CHARLOTTE, NC (WBTV) - Bring up the word ‘textiles’ in the Carolinas and chances are many ears will perk right up.
Aging buildings that once housed a dying industry are getting a new lease on life.
It is a form of real estate being recycled.
As more people move to our community, it's always a challenge to find available residential space, and part of the solution is being in discovered at places that were written off in recent years.
Behind the surviving and aging smoke stacks, an aggressive comeback is underway.
Felecia Giles manages The Lofts at Noda Mills in North Charlotte. The old three-story cotton mill on North Davidson Street is home to 48 units showcased with brick walls and strong wooden beams.
“The demand is great. I have almost a two-year waiting list of people always waiting to move into the mill,” she said.
Thriving times meant big factories hummed loudly pumping the heart, soul and vital life’s blood in this region’s economy during the 20th century. Today refurbished textile mills are among the desired locales in a competitive housing market.
Early on, Donnie Hicks of the Gastonia County Economic Development Office bought in to the vision of renovating the city’s historic Loray Mill. What’s now a popular place sat in a state of decay for years, as crime challenged the neighborhood.
"So we were left with a lot of empty textile buildings in the last 10, 15 years," Hicks told WBTV. " I think it gives the city a sense of authenticity, and some preservation. It brings the building to some modern use."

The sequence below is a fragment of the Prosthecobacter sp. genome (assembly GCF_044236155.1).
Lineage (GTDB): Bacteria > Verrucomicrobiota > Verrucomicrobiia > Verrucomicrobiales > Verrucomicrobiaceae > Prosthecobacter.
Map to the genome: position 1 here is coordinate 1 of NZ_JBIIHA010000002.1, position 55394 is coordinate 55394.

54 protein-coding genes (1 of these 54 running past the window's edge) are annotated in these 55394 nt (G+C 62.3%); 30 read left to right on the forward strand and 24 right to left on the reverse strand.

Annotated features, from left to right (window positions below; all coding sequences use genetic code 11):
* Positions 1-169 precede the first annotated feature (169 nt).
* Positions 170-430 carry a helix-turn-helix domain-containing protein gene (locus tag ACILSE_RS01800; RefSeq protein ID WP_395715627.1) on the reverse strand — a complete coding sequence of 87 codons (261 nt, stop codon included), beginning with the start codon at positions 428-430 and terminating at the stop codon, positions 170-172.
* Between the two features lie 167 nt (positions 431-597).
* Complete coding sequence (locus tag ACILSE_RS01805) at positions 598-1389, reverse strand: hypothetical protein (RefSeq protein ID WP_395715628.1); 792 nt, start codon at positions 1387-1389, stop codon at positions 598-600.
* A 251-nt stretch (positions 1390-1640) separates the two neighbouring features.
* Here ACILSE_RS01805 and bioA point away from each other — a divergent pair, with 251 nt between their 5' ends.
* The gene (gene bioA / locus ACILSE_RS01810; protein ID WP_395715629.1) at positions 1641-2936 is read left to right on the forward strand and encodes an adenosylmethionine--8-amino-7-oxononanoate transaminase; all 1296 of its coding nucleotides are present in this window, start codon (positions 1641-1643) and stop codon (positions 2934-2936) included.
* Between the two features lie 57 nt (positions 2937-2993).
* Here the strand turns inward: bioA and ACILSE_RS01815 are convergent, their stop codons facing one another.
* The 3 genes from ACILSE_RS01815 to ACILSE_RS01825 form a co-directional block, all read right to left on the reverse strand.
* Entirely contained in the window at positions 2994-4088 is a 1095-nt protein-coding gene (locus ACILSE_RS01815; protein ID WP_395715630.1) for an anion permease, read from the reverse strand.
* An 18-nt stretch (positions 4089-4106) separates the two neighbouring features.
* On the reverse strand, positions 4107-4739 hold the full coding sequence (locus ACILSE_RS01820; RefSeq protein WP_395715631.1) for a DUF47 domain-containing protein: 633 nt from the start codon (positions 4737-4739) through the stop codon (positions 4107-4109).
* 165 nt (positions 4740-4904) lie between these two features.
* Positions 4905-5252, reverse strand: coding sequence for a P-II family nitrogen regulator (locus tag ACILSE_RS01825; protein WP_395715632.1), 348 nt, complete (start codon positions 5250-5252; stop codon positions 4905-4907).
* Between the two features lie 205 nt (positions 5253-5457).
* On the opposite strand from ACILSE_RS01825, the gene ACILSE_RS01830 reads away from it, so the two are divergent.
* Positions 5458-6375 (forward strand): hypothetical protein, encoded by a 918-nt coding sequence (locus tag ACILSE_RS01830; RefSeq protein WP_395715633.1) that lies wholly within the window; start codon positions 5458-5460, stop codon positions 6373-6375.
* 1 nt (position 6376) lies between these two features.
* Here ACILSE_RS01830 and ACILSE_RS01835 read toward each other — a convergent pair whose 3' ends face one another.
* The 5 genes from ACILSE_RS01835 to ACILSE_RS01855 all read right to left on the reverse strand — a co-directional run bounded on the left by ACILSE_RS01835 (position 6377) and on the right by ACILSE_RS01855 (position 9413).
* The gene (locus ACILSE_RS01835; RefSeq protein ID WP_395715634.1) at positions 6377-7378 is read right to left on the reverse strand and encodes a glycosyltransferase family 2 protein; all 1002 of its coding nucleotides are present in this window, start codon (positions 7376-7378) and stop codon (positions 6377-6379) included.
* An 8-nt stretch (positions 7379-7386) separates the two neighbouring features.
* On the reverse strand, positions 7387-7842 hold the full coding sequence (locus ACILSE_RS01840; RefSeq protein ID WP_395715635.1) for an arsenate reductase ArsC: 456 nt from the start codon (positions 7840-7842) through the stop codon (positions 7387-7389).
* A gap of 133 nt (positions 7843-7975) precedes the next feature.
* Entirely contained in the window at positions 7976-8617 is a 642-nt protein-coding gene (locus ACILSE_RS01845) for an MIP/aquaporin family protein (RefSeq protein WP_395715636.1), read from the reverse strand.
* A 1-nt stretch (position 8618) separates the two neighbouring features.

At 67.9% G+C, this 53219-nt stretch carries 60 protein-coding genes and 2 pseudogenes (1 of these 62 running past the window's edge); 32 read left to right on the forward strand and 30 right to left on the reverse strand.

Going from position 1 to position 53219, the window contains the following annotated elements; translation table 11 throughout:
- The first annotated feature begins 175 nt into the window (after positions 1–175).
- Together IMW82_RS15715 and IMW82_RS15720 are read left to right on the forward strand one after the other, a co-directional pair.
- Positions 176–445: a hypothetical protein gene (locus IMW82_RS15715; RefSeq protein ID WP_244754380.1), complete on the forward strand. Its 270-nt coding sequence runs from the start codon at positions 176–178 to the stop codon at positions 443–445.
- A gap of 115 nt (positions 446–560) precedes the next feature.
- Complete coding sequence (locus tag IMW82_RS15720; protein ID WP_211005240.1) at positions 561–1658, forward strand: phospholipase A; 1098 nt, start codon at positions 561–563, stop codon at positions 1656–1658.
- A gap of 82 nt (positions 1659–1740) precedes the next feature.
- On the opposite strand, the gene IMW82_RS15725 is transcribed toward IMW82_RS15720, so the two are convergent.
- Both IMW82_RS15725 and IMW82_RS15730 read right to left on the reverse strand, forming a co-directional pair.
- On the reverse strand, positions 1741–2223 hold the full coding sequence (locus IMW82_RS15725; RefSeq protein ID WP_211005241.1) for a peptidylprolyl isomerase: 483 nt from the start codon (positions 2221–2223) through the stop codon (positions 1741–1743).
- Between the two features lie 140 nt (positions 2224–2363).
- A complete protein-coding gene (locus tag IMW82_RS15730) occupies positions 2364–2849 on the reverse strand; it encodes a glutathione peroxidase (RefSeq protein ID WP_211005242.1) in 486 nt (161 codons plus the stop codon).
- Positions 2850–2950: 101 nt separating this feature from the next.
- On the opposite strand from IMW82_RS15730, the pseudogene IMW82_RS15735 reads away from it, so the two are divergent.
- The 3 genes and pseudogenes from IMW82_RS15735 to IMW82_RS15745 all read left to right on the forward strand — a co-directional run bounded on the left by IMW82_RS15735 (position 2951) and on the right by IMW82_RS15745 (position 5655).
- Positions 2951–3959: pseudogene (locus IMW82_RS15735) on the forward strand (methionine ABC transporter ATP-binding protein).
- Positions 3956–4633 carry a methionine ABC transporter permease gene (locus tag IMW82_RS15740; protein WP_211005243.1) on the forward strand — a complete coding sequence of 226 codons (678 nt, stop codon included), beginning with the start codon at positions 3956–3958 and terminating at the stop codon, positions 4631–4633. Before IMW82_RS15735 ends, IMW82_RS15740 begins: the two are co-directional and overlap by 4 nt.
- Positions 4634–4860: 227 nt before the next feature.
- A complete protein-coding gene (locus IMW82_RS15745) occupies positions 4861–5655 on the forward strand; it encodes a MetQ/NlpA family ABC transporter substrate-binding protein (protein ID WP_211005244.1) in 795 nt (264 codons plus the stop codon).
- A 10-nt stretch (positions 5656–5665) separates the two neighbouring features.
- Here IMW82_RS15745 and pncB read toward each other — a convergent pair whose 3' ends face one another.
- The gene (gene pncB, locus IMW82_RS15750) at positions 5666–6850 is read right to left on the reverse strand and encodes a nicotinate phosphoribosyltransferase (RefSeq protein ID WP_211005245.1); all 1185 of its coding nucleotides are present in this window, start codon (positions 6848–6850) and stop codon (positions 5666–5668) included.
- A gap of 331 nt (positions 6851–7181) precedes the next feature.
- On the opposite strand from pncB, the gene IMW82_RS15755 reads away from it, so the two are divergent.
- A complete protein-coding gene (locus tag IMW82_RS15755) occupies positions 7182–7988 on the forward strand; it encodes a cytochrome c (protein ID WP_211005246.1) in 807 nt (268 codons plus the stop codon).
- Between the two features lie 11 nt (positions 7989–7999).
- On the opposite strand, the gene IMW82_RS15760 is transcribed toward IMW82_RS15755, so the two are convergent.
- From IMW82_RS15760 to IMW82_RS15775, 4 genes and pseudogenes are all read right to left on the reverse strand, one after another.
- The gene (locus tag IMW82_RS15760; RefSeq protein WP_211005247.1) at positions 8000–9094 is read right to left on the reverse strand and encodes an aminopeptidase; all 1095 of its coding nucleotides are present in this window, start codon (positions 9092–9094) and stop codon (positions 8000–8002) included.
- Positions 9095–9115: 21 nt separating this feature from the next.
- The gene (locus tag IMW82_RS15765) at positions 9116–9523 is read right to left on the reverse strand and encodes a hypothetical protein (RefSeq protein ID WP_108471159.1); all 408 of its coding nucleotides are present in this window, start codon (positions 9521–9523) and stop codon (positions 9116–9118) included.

Restoration appears to be a current trend considering how many empty textile factories dot our local landscape. Near 12th street in Center City, the advertised amenities of Alpha Mills can be found on its website. City views, a swimming pool, and a fitness center are among the attractive selling points.
Along North Brevard across from The Highland Mills Lofts, Brooks Sandwich House has been serving up burgers, dogs, and chili for the last 46 years. Scott Brooks embraces the growth in traffic. He said, “There’s a lot more residential than it has been. It’s amazing really.”
Public transportation is another game changer in this neighborhood. Back at The Lofts at Noda Mills, Hans Pierre is among those taking a leap of faith into our city’s future.
“The light rail is a four-minute walk from my door step. It’s exciting to be a part of Charlotte’s history considering how long this building has been around in the city,” Pierre said.
The building that houses Lofts at Noda Mills was built in 1920.
WBTV News has learned that living in local mills can run the gamut.
Some units have been designated as affordable housing, and other properties have rent that go far as much as 23 hundred dollars a month.